Writers Do It Best: Luke Wiget

In the ‘Writers Do It Best’ series, contributors reflect on how their education and experiences as writers have uniquely prepared them for their lives outside the writing world. Today, we hear from Luke Wiget, a student in the MFA program at The New School. You can follow Luke on Twitter @godsteethandme.

bio picI am a male receptionist at a hair salon in Greenpoint, Brooklyn. I sit at a too-small Ikea desk in an alcove that is best described as a display case, a section of windows that boxes out from the rest of the shop. There I feel more outside than in and am a kind of terrible advertisement for a salon with my unwashed, chest-length hair. Then again, it is Brooklyn.

All day I ask girls and some guys too if they want anything to drink. Wine, water, a beer? If the answer is wine, I say, what color? White or red is what I mean, and that usually gets a laugh, and I pour their drink and return to Twitter or half-reading some online flash fiction. I return to checking my Submittable submissions where nothing is ever In-Progress. I listen to everyone talk.

My training and near-degree, an MFA in fiction, have prepared me to be medium happy at this kind of menial job. I make some decent jokes, usually puns, and can talk books and music with clients if they want. I can say how I was really feeling this or that record. I can also explicate the hell out of each song if that’s your thing. Not every male receptionist in the world can chat Joyce, right?

What else? Why should you hire us?

Well, I don’t have other ambitions right now aside from writing, so I’ll probably stick around unless you fiddle with the schedule a whole lot. (I need my writing days to stay put.) Also, I have no other skills. I cannot fix a toilet or reroof a house. So I’ll answer your phone and mingle with the hipsters while they wait to get their baliage highlights or have the sides of their heads shaved.

I can proof your emails. I’ve even been known to draft an email from scratch and let you sign it.

And I can learn to be opinionated about anything. At the salon I’ve started to weigh in on leave-in conditioners and dry shampoos. I’ve been upselling salt sprays like I own the place.

Okay, I’m getting there, and it’s turning out that maybe this is actually all about listening. Maybe that’s all I really offer. Maybe your best MFAer is a professional listener, a listener before a writer or anything else, and that’s why you should hire him or her. It seems like, to an extent, a good writer is an empathizer—if for no other reason than that writing is hard and writing about life is difficult, because living it can be the worst. Life is traffic and broken big toes and gray hair.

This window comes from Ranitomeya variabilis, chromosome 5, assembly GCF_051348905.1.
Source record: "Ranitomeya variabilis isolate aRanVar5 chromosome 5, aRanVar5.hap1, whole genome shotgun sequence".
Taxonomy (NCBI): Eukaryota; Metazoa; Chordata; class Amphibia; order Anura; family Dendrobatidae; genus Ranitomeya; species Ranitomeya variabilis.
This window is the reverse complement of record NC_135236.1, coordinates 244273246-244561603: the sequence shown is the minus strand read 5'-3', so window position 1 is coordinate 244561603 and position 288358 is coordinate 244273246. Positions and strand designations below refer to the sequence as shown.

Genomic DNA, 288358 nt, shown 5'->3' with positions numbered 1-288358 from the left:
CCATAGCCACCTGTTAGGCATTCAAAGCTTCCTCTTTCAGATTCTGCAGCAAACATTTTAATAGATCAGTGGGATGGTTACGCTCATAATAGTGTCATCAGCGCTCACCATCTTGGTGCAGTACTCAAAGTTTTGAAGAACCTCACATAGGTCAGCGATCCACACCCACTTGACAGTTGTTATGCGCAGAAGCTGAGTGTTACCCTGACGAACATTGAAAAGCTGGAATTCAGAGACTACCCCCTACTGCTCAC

The MFAer will make you feel better about how badly you feel by listening to you first, and showing you, second, that your life makes more sense than his does. He understands your hangover, your bad weeks and months, your back ache and loose teeth. He understands because he has to in order write about the tender and the terrible. And remember, his degree doesn’t work anywhere else.

(Written at work.)

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About Andrew Ladd

Andrew Ladd is the blog editor for Ploughshares, and his work also has appeared in Apalachee Review, CICADA, Memoir Journal, Paper Darts, and The Rumpus, among others. His first novel, What Ends, was the winner of the 2012 AWP Prize in the Novel, and will be published in January 2014 by New Issues Press. He grew up in Edinburgh, Scotland, and has since lived in Boston, Montreal, and London; currently he lives in Brooklyn with his wife and cat. Follow him on Twitter @agoodladd.
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One Response to Writers Do It Best: Luke Wiget

  1. Noel Rosario says:

    I worked as a manager for a large company (won’t say which one, don’t want anyone to google me), and I can say that I would have hired you if I had something like this or if you had expressed it in the interview. Sure the position would have been entry level, but entry level was good where I used to work. You would have been paid a nice salary with fairly good merit based bonuses, dealt with clients everyday and maid sure they had everything they needed. I love reading and so I would have loved to have read something like this on our “why should we hire you” section of the app (if we had one, we didn’t have one, but we did ask that question in the interview). I’m not trying to make a point here, except that I enjoyed reading this and would have strongly considered something like this if I were in the position to do so. Actually I am. To all you job seekers, whether your degree is an MFA or MBA or anything else, know that what we look for, especially at service based and client based companies, more than anything else, is not a degree, but a person. The right kind of person that could connect with our costumers and clients and put a face to the brand. I’m only speaking for myself really, and my company, but every company is different. So if you have an MFA or some other “worthless degree” just know that, any degree can sell if you sell it the right way. If I asked you how your degree prepared you for the workforce and you responded that it helped you write emails, I would have said well that’s nice, but I’m sure we can find someone that does emails well enough and other things too. If you would have said that your degree taught you to listen, empathize, sell, and connect with coworkers, customers, and clients, well, that would be something entirely different. Remember, it is the interview that matters, you can have a sparkling resume but if your interview sucks we aren’t hiring you. Sell us in the interview. I myself got promoted to management without a degree just based off the strength of my interview alone. So don’t lose hope guys, apply for the job and kill that interview!

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